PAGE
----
Monday, 9 March 2015

Learn Late Cornish Bit by Bit 62 (A Bit About Pronunciation)

A Bit About Pronunciation
One thing that happened during the development of traditional Late Cornish from Middle Cornish was the loss of th, dh and gh after r in a number of words, possibly with a doubling of the r so that the vowel remains short. This is where the compromise SWF spelling gives Late Cornish speakers a problem. We have to remember that, even if th, dh or gh appear in the spelling, they may be “silent” (other silent graphs will be covered later), e.g.

fordh (for’)[1]                                   road, way
gortheby[2]                                      to answer
gorthyp[3]                                        answer
hordh (hor’)[4]                                 ram
kerdhes[5]                                       to walk
Meurth (Meur’)                                Mars (as in March and Tuesday)
perthy  cov[6]                                  to recall, remember, recollect
porth (por’)                                     harbour, landing place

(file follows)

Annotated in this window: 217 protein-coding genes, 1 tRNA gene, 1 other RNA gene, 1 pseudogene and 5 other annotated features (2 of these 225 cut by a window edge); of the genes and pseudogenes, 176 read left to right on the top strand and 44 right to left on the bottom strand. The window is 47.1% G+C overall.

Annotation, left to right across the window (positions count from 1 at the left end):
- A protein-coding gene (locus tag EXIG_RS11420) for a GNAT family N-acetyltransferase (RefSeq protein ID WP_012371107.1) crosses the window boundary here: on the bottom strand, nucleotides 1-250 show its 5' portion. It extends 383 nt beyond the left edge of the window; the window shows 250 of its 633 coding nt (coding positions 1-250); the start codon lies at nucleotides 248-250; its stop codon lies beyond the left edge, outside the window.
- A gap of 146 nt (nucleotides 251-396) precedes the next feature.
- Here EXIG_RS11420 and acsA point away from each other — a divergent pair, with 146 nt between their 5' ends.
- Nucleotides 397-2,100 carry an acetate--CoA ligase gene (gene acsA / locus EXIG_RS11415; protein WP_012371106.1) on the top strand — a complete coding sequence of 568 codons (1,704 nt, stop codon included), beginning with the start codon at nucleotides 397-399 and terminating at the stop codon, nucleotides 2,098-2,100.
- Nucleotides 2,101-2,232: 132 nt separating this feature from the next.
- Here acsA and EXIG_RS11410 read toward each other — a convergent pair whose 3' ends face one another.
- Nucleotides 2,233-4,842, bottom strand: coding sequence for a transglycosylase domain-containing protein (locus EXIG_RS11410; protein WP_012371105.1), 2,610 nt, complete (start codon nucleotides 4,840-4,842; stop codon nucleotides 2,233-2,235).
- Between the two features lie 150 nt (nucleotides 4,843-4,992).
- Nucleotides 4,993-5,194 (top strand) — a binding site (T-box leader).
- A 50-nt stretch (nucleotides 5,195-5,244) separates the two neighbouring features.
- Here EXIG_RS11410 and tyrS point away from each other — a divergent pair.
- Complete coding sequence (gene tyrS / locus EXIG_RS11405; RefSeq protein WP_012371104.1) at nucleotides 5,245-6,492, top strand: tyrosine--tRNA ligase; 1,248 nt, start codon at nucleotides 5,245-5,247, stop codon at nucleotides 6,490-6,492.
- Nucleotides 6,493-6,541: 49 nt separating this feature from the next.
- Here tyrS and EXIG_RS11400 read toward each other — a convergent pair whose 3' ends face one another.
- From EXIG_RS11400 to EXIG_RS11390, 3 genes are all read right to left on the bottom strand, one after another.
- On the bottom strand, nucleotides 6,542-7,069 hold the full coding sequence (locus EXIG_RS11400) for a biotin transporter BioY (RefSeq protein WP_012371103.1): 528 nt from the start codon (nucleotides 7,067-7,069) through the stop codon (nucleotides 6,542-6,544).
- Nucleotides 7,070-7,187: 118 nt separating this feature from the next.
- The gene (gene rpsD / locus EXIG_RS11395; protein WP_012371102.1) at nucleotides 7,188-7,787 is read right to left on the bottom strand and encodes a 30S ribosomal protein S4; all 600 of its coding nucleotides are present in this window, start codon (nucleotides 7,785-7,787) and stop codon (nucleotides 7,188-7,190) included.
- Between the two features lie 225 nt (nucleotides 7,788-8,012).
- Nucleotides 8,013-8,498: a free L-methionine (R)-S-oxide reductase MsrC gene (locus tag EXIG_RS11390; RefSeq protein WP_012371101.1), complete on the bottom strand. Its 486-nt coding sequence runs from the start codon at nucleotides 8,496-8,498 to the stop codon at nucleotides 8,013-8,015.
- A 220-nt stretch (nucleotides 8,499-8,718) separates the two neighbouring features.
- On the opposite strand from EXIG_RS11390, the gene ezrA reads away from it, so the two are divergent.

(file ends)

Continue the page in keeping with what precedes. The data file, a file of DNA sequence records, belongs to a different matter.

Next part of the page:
Porthia[7]                                        St Ives

Ev a gerdhas[8] der an for’ dhe’n por’.
                                                        He walked along the road to the harbour.
Pandr’ew agas gorthyp?              What is your answer?
Ro dhebm gorthyp!                      Give me an answer!
Ma hor’ e’n gwel gen an deves.  There is a ram in the field with the ewes.
Ev a veu genys en Porthia.          He was born in St Ives.
Wrüssa whei perthy cov[9] an hor’?
                                                       Did you remember the ram?

[1] traditional Late Cornish vor, pronounced [vor]
[2] William Gwavas had gorriby
[3] pronunciation and RLC spelling gorrib
[4] As in Jowan Chei a Horr (John of Ramshouse)
[5] William Rowe had kerras
[6] Gendall has perri co
[7] Gendall gives Porîa
[8] pronounced like RLC gerraz
[9] pronounced [ko]

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